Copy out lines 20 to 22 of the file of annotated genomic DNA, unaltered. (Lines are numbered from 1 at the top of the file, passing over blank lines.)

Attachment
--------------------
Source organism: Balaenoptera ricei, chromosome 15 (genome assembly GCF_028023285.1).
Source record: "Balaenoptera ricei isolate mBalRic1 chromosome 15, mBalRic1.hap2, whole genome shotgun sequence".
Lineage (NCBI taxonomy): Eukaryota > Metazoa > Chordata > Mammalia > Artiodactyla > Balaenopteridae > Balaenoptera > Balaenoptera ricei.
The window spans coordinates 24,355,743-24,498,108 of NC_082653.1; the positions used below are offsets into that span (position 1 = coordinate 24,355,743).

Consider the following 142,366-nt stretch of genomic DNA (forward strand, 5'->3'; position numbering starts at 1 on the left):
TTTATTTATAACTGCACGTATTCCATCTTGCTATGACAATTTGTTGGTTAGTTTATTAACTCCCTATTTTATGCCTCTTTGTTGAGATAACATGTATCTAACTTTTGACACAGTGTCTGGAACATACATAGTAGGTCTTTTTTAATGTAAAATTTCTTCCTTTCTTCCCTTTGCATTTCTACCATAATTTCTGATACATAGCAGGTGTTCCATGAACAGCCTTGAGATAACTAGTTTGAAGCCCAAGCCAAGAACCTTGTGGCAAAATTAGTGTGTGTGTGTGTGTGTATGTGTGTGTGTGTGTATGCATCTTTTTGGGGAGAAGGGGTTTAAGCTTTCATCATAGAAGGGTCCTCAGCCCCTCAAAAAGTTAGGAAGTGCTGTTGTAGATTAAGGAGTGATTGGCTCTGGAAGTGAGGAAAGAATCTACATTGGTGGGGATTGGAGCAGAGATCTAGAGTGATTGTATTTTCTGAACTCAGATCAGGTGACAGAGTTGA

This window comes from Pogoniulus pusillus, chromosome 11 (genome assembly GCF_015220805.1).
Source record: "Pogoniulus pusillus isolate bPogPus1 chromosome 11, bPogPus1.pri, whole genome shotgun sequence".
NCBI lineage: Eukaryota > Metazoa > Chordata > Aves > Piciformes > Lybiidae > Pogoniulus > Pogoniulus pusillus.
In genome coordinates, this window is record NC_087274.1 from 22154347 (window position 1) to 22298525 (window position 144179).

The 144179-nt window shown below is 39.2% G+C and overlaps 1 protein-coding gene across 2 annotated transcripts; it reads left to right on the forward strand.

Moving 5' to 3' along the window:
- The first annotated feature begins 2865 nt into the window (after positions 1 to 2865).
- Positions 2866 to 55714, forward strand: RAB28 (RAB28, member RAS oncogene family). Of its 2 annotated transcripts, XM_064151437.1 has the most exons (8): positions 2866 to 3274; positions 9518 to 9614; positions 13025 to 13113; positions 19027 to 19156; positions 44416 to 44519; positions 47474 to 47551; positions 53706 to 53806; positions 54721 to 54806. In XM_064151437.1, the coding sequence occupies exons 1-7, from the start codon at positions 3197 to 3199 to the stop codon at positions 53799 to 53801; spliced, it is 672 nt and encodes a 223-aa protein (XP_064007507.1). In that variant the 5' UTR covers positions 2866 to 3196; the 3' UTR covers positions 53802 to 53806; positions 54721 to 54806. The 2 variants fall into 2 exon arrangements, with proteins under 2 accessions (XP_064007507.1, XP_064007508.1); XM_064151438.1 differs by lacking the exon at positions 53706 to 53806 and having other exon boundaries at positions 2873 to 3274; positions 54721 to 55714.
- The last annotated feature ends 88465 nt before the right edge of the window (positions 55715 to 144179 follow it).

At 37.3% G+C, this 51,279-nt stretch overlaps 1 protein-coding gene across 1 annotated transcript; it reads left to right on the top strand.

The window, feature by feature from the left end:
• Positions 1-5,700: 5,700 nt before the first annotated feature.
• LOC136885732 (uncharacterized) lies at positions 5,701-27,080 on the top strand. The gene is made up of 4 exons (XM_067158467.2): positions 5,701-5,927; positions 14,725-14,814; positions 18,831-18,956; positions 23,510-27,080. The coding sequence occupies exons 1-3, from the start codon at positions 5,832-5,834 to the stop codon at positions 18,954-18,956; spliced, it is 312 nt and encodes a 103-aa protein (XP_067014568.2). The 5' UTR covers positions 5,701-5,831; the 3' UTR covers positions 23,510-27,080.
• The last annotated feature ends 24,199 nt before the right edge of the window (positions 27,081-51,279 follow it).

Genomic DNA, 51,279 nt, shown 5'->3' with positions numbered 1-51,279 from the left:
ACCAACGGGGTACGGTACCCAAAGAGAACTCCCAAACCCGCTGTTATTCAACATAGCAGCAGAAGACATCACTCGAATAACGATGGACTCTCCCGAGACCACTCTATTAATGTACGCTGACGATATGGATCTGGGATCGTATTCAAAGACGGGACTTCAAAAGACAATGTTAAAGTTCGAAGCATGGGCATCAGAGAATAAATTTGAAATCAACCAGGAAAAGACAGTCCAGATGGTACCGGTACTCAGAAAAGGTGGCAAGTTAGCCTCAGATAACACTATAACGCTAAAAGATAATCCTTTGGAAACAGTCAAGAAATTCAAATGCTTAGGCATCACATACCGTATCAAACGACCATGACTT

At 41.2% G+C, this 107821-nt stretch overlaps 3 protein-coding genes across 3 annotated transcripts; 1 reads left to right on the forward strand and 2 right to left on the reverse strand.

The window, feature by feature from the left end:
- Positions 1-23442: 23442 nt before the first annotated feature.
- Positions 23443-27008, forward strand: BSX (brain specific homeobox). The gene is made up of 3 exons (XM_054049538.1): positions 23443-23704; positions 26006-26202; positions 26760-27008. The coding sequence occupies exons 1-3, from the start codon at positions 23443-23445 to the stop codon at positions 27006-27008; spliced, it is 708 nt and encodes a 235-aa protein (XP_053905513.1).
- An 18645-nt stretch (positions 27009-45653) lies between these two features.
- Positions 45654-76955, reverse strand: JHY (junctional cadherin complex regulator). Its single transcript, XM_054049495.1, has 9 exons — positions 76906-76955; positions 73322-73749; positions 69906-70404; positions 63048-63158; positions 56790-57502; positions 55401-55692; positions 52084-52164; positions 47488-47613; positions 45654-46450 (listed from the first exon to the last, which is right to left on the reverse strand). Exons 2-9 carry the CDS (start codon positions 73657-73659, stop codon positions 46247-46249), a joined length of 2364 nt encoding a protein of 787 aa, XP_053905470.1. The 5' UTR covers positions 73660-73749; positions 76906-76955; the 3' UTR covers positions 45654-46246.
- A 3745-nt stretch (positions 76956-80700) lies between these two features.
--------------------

• The last annotated feature ends 24,199 nt before the right edge of the window (positions 27,081-51,279 follow it).

Genomic DNA, 51,279 nt, shown 5'->3' with positions numbered 1-51,279 from the left:
ACCAACGGGGTACGGTACCCAAAGAGAACTCCCAAACCCGCTGTTATTCAACATAGCAGCAGAAGACATCACTCGAATAACGATGGACTCTCCCGAGACCACTCTATTAATGTACGCTGACGATATGGATCTGGGATCGTATTCAAAGACGGGACTTCAAAAGACAATGTTAAAGTTCGAAGCATGGGCATCAGAGAATAAATTTGAAATCAACCAGGAAAAGACAGTCCAGATGGTACCGGTACTCAGAAAAGGTGGCAAGTTAGCCTCAGATAACACTATAACGCTAAAAGATAATCCTTTGGAAACAGTCAAGAAATTCAAATGCTTAGGCATCACATACCGTATCAAACGACCATGACTT